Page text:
It’s easiest to start with yourself and then work backwards. Make a record of all the facts that you know about yourself and your relatives and whether the facts have been verified (for instance is Uncle John really only 64 – have you seen his birth certificate?).
2.1 Ask the family
Living family members can provide really useful information and asking elderly relatives (if you have any) is usually a good place to start. Try and record as much as you can (facts which seem unimportant at the time may be useful as your research develops). Some people record conversations with their relatives others use forms to collect certain facts in advance of meetings. With elderly relatives you may not get everything at one interview and as you discover more about your family you may find the facts you discover (for example from census data) will jog the memory of elderly relatives.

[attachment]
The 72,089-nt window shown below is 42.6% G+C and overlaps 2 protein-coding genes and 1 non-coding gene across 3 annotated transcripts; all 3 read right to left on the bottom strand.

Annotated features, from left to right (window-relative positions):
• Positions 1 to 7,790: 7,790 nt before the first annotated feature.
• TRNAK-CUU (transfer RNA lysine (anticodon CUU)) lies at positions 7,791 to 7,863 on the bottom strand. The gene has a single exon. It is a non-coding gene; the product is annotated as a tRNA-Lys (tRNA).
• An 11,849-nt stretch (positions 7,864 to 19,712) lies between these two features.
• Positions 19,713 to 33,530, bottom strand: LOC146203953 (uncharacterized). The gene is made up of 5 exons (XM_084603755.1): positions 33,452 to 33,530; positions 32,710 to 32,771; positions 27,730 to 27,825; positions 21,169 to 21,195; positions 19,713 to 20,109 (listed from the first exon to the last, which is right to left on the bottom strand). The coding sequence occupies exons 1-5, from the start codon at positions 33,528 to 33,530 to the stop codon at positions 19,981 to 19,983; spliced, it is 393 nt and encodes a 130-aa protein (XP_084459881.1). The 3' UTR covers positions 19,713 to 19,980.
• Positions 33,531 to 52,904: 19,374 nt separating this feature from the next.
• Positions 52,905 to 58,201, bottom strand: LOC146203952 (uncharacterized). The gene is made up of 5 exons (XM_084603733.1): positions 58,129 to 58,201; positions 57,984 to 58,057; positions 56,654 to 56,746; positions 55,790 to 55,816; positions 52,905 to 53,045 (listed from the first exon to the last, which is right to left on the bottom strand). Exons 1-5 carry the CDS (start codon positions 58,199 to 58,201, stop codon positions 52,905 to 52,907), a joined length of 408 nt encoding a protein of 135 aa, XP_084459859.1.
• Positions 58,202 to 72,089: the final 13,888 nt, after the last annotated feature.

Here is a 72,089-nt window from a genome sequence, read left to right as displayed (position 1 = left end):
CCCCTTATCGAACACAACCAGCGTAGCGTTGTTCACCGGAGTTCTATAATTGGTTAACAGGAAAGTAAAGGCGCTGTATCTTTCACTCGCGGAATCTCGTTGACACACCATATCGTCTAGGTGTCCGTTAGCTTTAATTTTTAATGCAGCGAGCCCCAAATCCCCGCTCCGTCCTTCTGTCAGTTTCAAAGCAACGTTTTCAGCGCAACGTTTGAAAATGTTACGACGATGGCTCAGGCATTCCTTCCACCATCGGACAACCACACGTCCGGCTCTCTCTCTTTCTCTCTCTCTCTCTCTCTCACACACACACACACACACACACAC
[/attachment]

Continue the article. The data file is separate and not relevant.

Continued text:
It is not unusual to unearth “skeletons in the cupboard” and sometimes relatives may be reluctant to talk about some things, they may not tell you the truth or even may not know the truth! In the early 1900’s illegitimacy was much lower than in the previous century or today and many people tried to cover up illegitimate births by telling lies about who a child’s real parents were. Other events such as criminal activities or suicides may not be talked about and sometime family rows have meant that one part of the family is never discussed!
Ask relatives if they have copies of birth, marriage and death certificates. If they already have certificates it will save you time and money buying copies.
Old photos may be useful (especially if they have names on). They help jog memories and experts can date old photographs by what people were wearing and studio backgrounds etc.
Next: Getting Organised